After the Event Horizon telescope captured the first image of a black hole in the middle of the Milky Way galaxy, Indian scientists have come up with something unique again. The Indian space telescope Astrosat recorded the birth of a black hole for 500you time while the stars form a mysterious object in deep space.
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According to the Interuniversity Center for Astronomy and Astrophysics (IUCAA), India is showing great results in studying the birth of these black holes with a spaceship. According to Professor Varun Bhalerao, who is leading the search for black holes, the spacecraft has been studying gamma-ray bursts (GRBs) for about 6.5 years.
Prof. Dipankar Bhatacharya of Ashoka University, who is currently the lead researcher at Cadmium Zinc Tellurid Imager, recently spoke about the spaceship witnessing the birth of 500 black holes.you time. He said: “This is a remarkable achievement. The wealth of data obtained from the CZTI on gamma-ray bursts has had a major impact worldwide. ”
Astrosat studies the universe in optical, ultraviolet and X-ray radiation. Composed of five scientific instruments, the satellite observes gamma-ray bursts (GRBs) that occur when a star dies. These powerful explosions are known as “mini-big bangs” and send high-energy radiation into space.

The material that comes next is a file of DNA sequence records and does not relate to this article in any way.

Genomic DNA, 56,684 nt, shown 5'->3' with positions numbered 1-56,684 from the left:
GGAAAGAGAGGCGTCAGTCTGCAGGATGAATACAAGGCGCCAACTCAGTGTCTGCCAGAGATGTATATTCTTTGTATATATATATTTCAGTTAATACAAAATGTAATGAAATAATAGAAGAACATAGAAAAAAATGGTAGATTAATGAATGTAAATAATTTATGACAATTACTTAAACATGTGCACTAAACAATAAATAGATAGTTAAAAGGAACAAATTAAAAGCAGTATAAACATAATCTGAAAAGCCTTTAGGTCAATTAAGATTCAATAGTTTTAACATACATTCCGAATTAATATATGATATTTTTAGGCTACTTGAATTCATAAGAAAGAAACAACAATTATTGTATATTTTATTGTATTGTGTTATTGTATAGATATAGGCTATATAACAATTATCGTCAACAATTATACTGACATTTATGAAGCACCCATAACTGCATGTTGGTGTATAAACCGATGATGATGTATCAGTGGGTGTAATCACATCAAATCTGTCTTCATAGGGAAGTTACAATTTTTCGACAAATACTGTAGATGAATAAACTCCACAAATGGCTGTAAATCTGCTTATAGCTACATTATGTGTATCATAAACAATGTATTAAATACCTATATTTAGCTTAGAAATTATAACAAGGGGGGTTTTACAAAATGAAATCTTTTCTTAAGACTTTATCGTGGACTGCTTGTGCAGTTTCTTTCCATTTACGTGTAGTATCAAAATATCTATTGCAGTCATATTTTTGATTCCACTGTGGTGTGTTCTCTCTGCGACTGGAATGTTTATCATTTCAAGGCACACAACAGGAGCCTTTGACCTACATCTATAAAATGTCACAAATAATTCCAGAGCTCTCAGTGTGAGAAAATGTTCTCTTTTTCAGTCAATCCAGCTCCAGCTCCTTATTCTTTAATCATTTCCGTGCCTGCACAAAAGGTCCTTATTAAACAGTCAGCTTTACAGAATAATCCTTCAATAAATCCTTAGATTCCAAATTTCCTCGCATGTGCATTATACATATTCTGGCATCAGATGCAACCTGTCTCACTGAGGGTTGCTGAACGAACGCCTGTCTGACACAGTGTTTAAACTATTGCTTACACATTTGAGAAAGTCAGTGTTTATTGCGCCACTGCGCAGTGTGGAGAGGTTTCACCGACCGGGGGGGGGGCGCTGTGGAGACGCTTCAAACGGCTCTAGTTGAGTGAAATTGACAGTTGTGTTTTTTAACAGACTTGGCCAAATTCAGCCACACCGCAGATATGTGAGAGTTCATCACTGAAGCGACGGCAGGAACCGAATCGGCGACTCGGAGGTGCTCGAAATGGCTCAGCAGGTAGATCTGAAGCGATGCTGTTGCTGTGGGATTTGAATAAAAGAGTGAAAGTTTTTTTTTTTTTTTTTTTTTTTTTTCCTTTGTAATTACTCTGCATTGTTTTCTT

The satellite was launched for the first time on September 28, 2015 for the next five years. Since then, the spacecraft has not only performed well, but also helped to understand the regions of star birth and high-energy processes in stellar systems that are outside our galaxy. He also helped estimate the magnetic fields of neutron stars and perform a limited study of the universe in the deep field.
Earlier, the Event Horizon telescope captured the first image of the black hole – Sagittarius A *. The shared image shows a dark donut-shaped hole filled with radio broadcasts. Because light cannot enter the black hole, it is difficult to see. However, the image traced its shadow through a glittering ring of light and matter.
Our own black hole! Astronomers have just discovered the first image of a supermassive black hole at the center of our Milky Way galaxy using @ehtelescope– an array of radio telescopes on a planetary scale that has emerged for decades with NSF support. # our black hole pic.twitter.com/pd96CH3V0m– National Science Foundation (@NSF) May 12, 2022